Sunday, December 19, 2010

Blind Side of the Heart

Apologies everyone for a long silence - I have been checking out the book scene in the States!   To my astonishment [and chagrin given the quietness of our bookshops here], the bookshops in New England, at least, are hopping and, particularly, the independents.  One store I visited reminded me of Christmas Eve in the old days here when there was barely room to move!

On the plane over, I read The Blind Side of the Heart by Julia Franck, translated by Anthea Bell.   This is one of the titles on this year's Impac Award Longlist.   Published originally in Germany in 2007, it was the winner of the Deutscher Buchpreis and was published in English in 2009.

The narrative covers the first half of the last century, opening in 1945 in Stettin railway station, crowded with Germans fleeing west and where Helene, the protagonist of the book, abandons her eight year old son.   The author then takes us back through Helene's life in an effort to justify this inexplicable action.

Helene and her older sister, Martha, grow up in a small town in Saxony, their father an invalid from the lst WW and their mother, a Jew, quite mad.   They escape from this unenviable background to live with their aunt, a prominent socialite in Weimar Berlin.  There are shades of Christopher Isherwood here in content, if not in style.   Martha falls easily into the decadence and dissipation of partytime Berlin becoming a victim of drugs and dubious sexual behaviour while Helene strives to equip herself with some kind of education and career.   She becomes engaged to an upright and kind young man, Carl, but [and bit of a spoiler here I'm afraid], following his death, she becomes entangled with and married to a rather nasty, sadistic Nazi - are there any other kinds?   The narrative then follows the events of the late thirties and the war years as they affect Helene culminating in the scene in Stettin railway station and its aftermath.

Essentially, the narrative deals with questions of identity, emotional deprivation and generational conflict.   Helene is uncomfortable with the loose morality of Berlin especially the bisexuality into which she is drawn.   Later she deals with her husband by absenting herself mentally.   She yields herself to the point of losing her first name and in her apparent subservience to her Nazi husband, the author attempts to portray Hitler's Germany in microcosm.  
Carl reads Spinoza to her, quoting, 'Happiness is not the reward of virtue, virtue is its own reward.   We are not glad of it because we rein in our lusts:  but because we are glad of it we can rein them in'.   Much as the author might like, it is hard to identify these sentiments with either Weimar Berlin or Nazi Germany - but maybe that is her very point.

This book is not a challenging read and the author avoids reiterating scenes well known of the rise of Hitler in the thirties by concentrating entirely on Helene and her progress, physically and mentally as a political innocent, quite disinterested in her country's doings except insofar as they concern her personal life and its disintegration.  How successful Franck is at doing this, one can only judge by one's reaction to the epilogue.   At times, she seems to labour too hard to make her point but it does represent a useful addition to the growing body of literature by German authors about Germany in those divisive years.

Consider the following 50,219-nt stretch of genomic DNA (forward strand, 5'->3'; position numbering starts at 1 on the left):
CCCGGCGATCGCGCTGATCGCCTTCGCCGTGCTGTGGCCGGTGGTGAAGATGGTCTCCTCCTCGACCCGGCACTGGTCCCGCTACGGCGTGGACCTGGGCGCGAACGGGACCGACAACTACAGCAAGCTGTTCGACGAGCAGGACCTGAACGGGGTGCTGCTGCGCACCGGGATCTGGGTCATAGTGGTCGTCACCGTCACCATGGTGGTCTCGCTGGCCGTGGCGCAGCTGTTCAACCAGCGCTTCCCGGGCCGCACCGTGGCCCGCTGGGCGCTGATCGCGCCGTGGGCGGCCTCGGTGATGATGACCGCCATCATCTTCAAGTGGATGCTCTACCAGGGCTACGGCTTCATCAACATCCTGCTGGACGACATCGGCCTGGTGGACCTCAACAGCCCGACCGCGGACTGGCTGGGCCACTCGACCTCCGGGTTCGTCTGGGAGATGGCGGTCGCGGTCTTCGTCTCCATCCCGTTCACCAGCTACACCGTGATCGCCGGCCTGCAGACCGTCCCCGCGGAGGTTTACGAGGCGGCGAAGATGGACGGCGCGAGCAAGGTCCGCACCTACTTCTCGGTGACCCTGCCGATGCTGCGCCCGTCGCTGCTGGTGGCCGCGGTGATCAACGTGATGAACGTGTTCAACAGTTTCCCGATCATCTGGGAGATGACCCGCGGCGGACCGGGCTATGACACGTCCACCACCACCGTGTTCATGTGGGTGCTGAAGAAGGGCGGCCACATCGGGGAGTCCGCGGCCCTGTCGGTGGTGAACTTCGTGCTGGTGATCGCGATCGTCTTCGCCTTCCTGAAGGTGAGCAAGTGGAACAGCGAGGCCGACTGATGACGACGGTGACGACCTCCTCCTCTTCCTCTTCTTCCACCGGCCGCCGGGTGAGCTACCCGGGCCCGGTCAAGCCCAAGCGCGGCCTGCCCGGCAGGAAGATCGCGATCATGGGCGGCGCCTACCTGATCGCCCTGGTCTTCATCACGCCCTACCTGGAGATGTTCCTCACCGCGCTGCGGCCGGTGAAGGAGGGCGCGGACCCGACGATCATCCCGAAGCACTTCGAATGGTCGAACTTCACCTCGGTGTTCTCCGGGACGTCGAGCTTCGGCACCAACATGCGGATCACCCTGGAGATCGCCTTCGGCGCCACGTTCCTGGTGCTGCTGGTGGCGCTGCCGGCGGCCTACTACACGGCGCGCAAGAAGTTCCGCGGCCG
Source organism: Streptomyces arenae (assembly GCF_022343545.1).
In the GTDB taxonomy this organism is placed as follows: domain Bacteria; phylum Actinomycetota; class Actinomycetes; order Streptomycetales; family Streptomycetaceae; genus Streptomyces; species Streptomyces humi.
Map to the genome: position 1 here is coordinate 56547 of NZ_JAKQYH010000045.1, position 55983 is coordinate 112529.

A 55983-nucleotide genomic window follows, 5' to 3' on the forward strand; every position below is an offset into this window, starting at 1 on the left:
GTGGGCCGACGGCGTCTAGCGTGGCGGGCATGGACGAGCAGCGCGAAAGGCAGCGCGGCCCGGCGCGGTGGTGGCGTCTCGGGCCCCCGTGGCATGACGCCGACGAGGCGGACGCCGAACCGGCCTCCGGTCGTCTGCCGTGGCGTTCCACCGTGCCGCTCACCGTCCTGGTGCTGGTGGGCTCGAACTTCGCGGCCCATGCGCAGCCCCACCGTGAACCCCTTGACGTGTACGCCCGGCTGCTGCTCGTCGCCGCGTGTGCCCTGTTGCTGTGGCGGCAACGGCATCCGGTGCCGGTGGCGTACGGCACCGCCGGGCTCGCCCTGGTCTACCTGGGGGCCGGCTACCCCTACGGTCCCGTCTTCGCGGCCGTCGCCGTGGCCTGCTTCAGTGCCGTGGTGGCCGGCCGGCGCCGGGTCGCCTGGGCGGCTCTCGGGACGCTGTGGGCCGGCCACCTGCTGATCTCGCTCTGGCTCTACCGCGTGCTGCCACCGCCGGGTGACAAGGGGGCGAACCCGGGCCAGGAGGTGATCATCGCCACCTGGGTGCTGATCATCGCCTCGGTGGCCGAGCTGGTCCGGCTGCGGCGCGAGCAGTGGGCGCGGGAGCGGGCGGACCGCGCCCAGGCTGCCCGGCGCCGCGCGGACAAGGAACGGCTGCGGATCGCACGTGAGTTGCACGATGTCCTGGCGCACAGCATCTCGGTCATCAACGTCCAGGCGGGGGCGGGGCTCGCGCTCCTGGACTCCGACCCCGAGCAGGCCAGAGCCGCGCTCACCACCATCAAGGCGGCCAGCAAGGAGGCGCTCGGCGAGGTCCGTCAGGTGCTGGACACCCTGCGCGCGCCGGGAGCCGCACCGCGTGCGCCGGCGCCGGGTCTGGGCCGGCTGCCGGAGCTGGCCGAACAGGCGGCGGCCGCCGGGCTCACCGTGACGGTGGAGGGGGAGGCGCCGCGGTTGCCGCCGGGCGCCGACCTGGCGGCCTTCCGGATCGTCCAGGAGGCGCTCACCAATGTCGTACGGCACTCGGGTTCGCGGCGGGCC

Monday, November 15, 2010

IMPAC 2011

News Latest!!  The Impac Award Longlist for 2011 is out.   See for an exhausting and exhaustive reading list for the next five months because that's how long you have to wait for the short list!   April 12th to be exact.

There are 162 titles on the list and yet they still managed to miss Tom McCarthy's 'C'.   My sorrow is immense.   However, there are some goodies like Colum McCann's Let the Great World Spin.   The Irish Times are tipping The Vagrants [Yiyun Li] and Red April [Santiago Roncagliolo].  

Other titles that are deservedly there include Homer & Langley [E.L. Doctorow] - a charming tale of two brothers in the early part of the twentieth century in New York, one of whom loses the plot on his return from the lst WW.  Not surprisingly, JM Coetzee is listed for Summertime and of course, Orhan Pamuk for The Museum of Innocence.   But, to my surprise and utter delight, so too is Javier Marias for Your Face Tomorrow:  Poison, Shadow and Farewell.   Marias is hugely popular in Spain and one of the  best contemporary European authors.   This title is the third volume in a spy trilogy in which the protagonist, Deza, a Spanish academic,  is spending time in London and Oxford and gets drawn into a labyrinthine web of intrigue.   It is an extraordinary narrative, gripping and intellectual and completely fascinating.

Apart from Colum McCann, there are three other Irish authors - William Trevor, Colm Toibin and Peter Murphy.   The latter's book, John the Revelator has to be one of this year's most impressive debut novels.

Check out the list:  I still am and will give you some reviews over the coming weeks!

Saturday, November 13, 2010


Michel Houllebecq has finally won the Prix Goncourt, France's prestigious literary award, for his new novel - released in September -  La Carte et le Territoire, [published in English as the Map and the Territory].   He is nearly one of our own in Ireland having lived here for several years.   He is probably best known for Platform, The Possibility of an Island or Atomised, the last of which won him the Impac Award in 2002.

I read in today's Guardian that Bonnet described autobiographies as 'no more than a pernicious variant of romantic fiction'.   On that basis, I would like to nominate as fiction of the month, Decision Points [by a certain G.W. Bush].

Saturday, November 6, 2010